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12:05 am: ursula.
[ok this didn't come out as i planned. at all. oh well. i gotta try some other time. i'm sleepy, burdened by some things and well i guess yesterday i would have written more. or better. i wonder what i should do with my life...not really, i know what i should do, i just need to come up with a better plan on achieving it. anyway tell me what you think, does it bore you right from the start?  too clichéd? too many periods? bad punctuation? spelling? well spelling can only be typos because i'm a great speller but not so great typing. anyway, gimme feedback people]

after reading the final chapter of "the left hand of darkness" ursula turned off her ebook and threw it in the recyclables bin hoping that maybe the book would be sent to students in the colonies and thus travel with her on such a long voyage. it was her first time flying and being in such an open airfield had made her nervous, too nervous. she briskly walked over to the bar where an artificially smiling humanoid (besides, who could tell these days?) asked her if she wanted the 16 or 20 ounce glass.
-pardon me? i haven't ordered anything yet"
-ma'am, i am fitted with a i011 device, i can distinguish brain waves for most drinks, and yours is an iced tea, with a shot of vermouth"
-well no it's not. i want a....a...lemonade. and a beer. the beer in a can!
-as you wish
the robot (?) swiftly turned around and served drinks for other travelers, no one said a word, and 5 minutes later returned with a small glass filled with a green substance, a can of beer, and another glass of brownish liquid.
-the lemonade and beer. i have also brought the iced tead in case you change your mind.
ursula muttered a minute thanks and grabbed forcefully the iced tea.
the airfield was a small in comparison to the big ones in new york and paris but to ursula it seemed like it extended beyond anything she could see. there was small grass running all along the field except around the ship. sudden winds made it hard for extravagant ladies to keep their hats on and the heat from the sun bothered most men in suits. ursula felt wonderful after drinking 5 iced teas. the wind tickled her underarms, exposed from wearing a tank top, and the sun gently colored her skin. she had two hours until boarding time but felt like she could stay in the airfield forever. she moved away from the bar and looked up at the sky. not a cloud in sight. she lied down, like most of the other travelers, and simply tried to look up and dream about her new life. it was hard at first, she could not concentrate on anything in such a clean sky. her eyes wondered from the sun, to her hands, to the turbines floating like kites all along the perimeter of the airfield keeping clouds away. she looked until she finally caught a glimpse of the ship. it was just the tip. the round red tip. she laughed, thought of daniel and started to imagine her new life.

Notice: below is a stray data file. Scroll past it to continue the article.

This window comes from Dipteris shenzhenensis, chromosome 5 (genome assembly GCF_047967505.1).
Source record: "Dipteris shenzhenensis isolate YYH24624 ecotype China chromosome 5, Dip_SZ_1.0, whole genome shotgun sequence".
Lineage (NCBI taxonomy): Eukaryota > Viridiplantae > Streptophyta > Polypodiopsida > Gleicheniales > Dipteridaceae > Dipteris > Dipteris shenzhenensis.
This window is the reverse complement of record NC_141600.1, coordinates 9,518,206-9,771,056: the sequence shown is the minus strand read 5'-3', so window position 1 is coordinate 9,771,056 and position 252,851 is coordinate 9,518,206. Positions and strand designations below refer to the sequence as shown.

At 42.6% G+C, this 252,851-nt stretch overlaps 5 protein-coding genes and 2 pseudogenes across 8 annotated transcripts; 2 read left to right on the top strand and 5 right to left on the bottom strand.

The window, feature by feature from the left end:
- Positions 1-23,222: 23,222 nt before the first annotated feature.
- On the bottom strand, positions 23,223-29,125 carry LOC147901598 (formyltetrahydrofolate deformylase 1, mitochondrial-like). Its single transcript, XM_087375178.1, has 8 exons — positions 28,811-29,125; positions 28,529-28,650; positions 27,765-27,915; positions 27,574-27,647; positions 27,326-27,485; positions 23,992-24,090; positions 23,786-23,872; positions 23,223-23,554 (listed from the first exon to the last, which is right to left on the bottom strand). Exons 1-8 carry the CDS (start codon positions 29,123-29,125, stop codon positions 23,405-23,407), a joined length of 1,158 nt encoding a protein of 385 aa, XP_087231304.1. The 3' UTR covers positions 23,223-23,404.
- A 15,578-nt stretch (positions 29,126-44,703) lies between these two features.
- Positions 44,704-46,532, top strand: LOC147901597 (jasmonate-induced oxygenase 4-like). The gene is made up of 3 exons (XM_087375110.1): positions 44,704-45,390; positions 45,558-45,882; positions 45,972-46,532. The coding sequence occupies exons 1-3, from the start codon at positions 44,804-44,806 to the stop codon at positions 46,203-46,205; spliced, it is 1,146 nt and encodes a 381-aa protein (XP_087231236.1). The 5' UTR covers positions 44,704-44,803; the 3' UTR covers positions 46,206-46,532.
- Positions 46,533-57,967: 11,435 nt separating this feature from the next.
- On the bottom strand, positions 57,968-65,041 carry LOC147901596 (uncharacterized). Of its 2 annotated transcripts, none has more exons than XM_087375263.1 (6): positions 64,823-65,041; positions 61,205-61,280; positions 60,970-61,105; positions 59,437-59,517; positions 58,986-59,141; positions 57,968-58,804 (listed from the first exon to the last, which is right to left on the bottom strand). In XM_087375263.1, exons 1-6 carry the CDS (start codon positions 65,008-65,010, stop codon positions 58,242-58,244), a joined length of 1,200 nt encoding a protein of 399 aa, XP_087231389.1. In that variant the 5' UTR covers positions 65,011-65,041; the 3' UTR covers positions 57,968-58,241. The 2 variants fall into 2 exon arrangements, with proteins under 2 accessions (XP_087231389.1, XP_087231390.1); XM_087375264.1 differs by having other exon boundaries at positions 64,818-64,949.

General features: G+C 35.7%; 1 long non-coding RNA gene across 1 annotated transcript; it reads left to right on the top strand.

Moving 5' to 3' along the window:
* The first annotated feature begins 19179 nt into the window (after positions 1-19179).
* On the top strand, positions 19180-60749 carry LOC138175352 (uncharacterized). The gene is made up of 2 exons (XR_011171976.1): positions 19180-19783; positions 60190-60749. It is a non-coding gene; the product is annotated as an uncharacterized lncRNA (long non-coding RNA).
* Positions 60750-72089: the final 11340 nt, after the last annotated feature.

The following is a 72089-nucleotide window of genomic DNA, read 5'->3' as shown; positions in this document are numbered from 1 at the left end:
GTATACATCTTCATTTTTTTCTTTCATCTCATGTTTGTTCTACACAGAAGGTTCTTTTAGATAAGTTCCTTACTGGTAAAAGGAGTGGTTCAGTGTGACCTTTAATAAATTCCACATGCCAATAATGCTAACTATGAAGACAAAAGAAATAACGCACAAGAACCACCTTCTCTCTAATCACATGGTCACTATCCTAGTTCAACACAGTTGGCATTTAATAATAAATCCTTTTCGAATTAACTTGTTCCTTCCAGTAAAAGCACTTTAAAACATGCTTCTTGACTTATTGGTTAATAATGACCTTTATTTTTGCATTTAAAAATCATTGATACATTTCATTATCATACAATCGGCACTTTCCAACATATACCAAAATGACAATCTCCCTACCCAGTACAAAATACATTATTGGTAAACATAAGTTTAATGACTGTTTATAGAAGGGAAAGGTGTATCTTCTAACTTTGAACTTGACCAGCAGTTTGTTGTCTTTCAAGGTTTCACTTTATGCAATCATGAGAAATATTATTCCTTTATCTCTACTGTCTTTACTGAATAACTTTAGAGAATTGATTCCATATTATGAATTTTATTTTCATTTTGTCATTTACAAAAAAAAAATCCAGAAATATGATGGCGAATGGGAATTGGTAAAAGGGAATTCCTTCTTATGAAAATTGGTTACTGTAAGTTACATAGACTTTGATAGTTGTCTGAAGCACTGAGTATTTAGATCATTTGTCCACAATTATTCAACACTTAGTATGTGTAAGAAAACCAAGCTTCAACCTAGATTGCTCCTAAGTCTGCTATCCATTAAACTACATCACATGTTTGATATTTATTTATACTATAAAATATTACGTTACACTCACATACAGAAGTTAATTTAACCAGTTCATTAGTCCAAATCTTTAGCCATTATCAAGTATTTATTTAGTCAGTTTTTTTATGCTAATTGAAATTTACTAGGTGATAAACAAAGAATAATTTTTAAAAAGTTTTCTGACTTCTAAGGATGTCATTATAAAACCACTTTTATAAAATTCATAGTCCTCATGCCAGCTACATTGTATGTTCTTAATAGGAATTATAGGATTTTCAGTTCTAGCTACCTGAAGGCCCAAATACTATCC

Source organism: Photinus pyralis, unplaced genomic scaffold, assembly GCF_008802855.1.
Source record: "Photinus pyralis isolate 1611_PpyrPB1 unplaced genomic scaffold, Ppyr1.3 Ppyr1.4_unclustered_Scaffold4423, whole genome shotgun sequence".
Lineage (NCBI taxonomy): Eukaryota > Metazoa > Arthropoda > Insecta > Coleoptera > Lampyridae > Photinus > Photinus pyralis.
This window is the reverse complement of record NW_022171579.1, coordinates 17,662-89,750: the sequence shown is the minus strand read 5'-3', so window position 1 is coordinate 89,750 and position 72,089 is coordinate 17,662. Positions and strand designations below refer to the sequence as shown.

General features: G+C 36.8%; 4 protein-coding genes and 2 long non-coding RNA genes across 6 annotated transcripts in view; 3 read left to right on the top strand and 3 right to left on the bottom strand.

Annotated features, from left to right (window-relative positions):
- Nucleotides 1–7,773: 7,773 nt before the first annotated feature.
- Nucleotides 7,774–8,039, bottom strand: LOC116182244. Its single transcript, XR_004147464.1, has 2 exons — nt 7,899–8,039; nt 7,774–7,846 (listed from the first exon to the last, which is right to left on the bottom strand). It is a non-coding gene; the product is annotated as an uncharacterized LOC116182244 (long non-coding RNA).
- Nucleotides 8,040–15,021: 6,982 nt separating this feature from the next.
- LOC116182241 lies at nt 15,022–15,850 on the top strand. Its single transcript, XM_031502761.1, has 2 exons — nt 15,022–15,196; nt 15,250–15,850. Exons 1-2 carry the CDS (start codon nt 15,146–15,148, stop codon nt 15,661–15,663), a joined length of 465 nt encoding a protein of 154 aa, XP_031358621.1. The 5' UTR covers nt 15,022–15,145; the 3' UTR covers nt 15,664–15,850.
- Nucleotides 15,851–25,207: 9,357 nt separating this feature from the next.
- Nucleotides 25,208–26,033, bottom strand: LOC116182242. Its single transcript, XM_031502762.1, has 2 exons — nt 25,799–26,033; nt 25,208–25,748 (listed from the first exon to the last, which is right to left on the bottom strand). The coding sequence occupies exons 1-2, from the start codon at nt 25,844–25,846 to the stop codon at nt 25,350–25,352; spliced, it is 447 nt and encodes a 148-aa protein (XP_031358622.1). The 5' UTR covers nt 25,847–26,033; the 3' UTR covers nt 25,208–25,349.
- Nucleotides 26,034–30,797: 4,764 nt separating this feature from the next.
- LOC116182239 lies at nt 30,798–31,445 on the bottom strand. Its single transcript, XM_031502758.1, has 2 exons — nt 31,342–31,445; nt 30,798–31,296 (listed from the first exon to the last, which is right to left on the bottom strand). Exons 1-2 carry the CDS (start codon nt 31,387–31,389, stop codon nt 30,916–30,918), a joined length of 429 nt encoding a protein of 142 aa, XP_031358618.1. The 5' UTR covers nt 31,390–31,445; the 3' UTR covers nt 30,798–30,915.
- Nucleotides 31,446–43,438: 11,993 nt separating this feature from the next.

Current Mood: sleepysleepy
Current Music: wooden smoke-mike keneally


Date:January 7th, 2008 07:44 pm (UTC)
It's definitely not boring, and just like Romy i wouldn't know much about clichés in sci-fi, but it doesn't feel trite either. Very intriguing story so far. Makes me want to know more about this lady in a tank-top and the world she lives in. Nice pace too, the words flow naturally and comfortably.

Hehe, "left hand of darkness"? I wonder if the book will come back later.

The last portion of the first sentence is a bit confusing in the first read-through. I think that if you cut it off at "in the recycles bin" it makes perfect sense. After a couple of readings it seems that you added that part to show her emotions of loneliness and insecurity: she tosses the book out but wishes it would somehow accompany her in the long lone voyage ahead (possible foreshadowing of her feelings towards Daniel?) -- anything familiar would be comforting and the book is the closest thing she has at this point. But there are too many unknown facts facing the first-time reader in the first sentence, which is what makes it a bit confusing. Things tossed in the recycle bin get sent to the colonies? The technology is such that if she tosses something now it would still make it to the same ship she's taking? Armed with this background info (assuming it's correct) now the first sentence makes more sense, but it took too much thought and too many readings for a first sentence. And if she really wanted the book with her, couldn't she just take it with her? It was extra confusing for me because at first i thought she just closed the window on her laptop and dragged the eBook file to the recycle bin -_-; Maybe those two words are too easily associated with the technology we have in our world.

Onto the "artificially smiling humanoid" sentence. I'd take out "besides" from the fragment inside the parenthesis. Anything inside a parenthesis is already a "besides" of sorts and i think it would help the flow of the sentence. Also, with the way things are written, the parenthetical question becomes "who can tell these days between a natural and an artificial smile?" In a sci-fi setting i imagine that "humanoid" wouldn't automatically mean cyborg or robot but could also include any alien life form. Maybe a better place for "who could tell these days?" is a couple of sentences down, inside the parenthesis in "robot (?)".

I'd add a couple of "the"s in the "sudden winds" sentence to make it clear that there are some extravagant ladies and men in suits about. The first time around, knowing you well, it seemed more like a cheap shot at fancy people not being able to handle the outdoors than a description. Maybe a generic reader won't have that problem :)

Two small things: extra "d" in "i have also brought the iced tead". And extra "a" in "the airfield was a small in comparison".

Nit-picking aside, good job man! Write more. We'll be waiting.
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